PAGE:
5. is part of the microbiota of the lower respiratory system

survives in the environment as an intracellular parasite of a protozoan

159

A nursing student develops a positive reaction to the tuberculin skin test. A history reveals possible exposure to patients with tuberculosis. A sputum sample is acid-fast negative. When asked for vaccination records, the student reports that childhood vaccination records were lost when the family emigrated from a Southeast Asian country. What is the best explanation for the test results?

  1. The student has been exposed to Mycobacterium tuberculosis
  2. The student is not infected
  3. The student has been infected with Mycobacterium tuberculosis
  4. The student has been exposed to Mycobacterium tuberculosis or was vaccinated with BCG vaccine
  5. No conclusion is possible with the information provided

The student has been exposed to Mycobacterium tuberculosis or was vaccinated with BCG vaccine

160

A new vaccine for the upcoming flu season is developed from an influenza isolate designated A/Shanghai/2/2013/(H7N9). This nomenclature means the isolate is:

  1. the second type A strain with HA 7 and NA 9 antigens isolated in Shanghai in 2013
  2. a type A with antigens HA 7 and NA 9 isolated in Shanghai in February 2013
  3. a hybrid of 2 type As combining 7 HA and 9 NA antigens, created in February 2013
  4. a type A with 7 HA antigens and 9 NA antigens isolated in Shanghai in February 2013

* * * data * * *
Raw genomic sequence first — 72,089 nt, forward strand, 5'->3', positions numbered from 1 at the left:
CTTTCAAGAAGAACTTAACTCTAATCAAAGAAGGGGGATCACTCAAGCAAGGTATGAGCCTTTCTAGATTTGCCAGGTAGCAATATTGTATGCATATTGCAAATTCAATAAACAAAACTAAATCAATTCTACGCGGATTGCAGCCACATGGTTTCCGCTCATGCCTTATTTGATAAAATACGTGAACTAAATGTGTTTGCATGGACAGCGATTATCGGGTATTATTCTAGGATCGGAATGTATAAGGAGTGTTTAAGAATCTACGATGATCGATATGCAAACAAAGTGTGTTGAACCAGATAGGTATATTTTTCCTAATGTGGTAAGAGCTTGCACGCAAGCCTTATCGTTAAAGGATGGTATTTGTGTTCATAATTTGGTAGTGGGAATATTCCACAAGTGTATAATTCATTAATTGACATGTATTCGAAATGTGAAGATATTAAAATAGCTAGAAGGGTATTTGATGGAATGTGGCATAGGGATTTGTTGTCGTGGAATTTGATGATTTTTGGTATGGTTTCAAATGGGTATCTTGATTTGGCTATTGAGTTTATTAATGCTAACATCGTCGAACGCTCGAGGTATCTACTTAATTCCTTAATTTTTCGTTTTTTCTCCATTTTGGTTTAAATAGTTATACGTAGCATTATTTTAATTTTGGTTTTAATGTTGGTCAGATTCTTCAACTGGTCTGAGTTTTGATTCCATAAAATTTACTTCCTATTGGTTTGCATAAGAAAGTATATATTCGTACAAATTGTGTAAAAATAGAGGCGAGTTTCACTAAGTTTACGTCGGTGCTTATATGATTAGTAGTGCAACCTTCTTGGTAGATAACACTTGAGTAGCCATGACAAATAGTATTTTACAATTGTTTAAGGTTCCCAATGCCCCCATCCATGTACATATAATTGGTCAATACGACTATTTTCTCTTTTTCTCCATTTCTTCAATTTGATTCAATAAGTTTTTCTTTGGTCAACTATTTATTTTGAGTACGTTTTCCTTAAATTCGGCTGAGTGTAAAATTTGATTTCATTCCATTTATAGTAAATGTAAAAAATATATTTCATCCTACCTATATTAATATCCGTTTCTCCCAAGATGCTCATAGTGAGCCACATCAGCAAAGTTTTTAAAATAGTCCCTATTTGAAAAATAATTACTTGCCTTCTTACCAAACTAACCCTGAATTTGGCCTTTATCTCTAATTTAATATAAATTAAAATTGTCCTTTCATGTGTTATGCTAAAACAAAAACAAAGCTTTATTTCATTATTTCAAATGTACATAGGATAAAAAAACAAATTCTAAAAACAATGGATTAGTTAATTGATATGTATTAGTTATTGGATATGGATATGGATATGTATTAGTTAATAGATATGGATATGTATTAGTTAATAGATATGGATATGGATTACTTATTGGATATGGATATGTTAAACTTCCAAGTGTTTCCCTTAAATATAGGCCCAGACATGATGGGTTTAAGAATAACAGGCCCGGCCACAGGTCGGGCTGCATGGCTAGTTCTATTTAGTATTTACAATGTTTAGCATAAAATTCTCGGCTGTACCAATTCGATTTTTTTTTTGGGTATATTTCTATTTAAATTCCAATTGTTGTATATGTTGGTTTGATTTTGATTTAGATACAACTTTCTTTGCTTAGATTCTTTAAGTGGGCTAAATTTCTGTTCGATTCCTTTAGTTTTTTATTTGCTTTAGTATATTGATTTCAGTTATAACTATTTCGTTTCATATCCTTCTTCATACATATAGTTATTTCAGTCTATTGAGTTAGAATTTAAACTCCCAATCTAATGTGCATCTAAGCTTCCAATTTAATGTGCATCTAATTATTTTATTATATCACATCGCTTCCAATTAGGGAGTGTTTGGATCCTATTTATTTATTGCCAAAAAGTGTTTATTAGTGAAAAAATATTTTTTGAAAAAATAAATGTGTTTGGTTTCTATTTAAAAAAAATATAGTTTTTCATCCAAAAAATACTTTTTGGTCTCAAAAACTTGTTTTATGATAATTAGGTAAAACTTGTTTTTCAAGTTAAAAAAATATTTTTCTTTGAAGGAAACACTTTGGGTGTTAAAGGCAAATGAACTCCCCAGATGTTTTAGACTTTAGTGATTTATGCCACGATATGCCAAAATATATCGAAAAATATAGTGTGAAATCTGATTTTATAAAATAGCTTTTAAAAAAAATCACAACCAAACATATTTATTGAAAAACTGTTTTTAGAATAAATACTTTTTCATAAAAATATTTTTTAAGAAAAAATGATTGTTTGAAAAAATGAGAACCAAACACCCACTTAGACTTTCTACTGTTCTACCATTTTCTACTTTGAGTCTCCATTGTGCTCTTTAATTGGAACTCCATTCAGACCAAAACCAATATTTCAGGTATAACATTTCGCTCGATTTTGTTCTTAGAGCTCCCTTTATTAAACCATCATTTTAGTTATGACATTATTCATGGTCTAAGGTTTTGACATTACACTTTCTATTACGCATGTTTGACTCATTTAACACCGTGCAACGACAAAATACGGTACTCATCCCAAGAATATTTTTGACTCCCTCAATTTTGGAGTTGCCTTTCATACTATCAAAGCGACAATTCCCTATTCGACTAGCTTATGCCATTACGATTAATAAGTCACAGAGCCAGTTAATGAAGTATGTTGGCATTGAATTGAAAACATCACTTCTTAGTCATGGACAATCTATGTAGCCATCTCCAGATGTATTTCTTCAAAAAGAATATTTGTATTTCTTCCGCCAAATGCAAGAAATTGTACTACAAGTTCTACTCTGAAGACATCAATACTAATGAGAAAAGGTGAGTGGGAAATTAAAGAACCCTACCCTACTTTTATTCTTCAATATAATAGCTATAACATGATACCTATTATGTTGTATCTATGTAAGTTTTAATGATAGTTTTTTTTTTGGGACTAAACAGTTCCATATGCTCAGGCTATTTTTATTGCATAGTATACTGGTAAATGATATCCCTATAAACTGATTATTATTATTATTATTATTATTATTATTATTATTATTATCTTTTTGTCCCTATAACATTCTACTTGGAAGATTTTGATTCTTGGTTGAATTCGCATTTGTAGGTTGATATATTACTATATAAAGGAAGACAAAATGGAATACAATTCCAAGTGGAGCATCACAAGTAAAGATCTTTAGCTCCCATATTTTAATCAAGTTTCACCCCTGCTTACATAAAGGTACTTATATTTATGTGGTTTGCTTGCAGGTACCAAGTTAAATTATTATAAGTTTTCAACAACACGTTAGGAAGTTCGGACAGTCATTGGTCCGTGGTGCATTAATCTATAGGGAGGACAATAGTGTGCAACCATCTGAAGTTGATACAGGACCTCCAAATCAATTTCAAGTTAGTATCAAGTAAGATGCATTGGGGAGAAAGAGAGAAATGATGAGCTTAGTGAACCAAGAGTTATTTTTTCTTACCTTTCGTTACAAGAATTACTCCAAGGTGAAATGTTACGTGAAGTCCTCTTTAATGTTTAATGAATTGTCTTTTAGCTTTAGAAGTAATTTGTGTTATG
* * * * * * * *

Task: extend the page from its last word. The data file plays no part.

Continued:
5. a type B strain with antigens HA 7 and NA 9, first isolated in February 2013

a type A with antigens HA 7 and NA 9 isolated in Shanghai in February 2013

161

Why are nearly all AIDS patients at risk of developing Pneumocystis pneumonia?

  1. Pneumocystis jiroveci is zoonotic in a wide range of vertebrates and exposure is unavoidable.
  2. Pneumocystis jiroveci is becoming a wide-spread contaminant in health care environments.
  3. Pneumocystis jiroveci is a common member of the respiratory microbiota in humans and opportunistic pathogen.
  4. Pneumocystis jiroveci is commonly found in a wide variety of soils.
  5. The pathogen is easily transmitted from infected persons to others.

Pneumocystis jiroveci is a common member of the respiratory microbiota in humans and opportunistic pathogen.

162

Exposure to large accumulations of bird dropping may result in which of the following mycoses?

  1. histoplasmosis
  2. valley fever
  3. coccidioidomycosis
  4. blastomycosis
  5. Pneumocystis pneumonia

histoplasmosis

163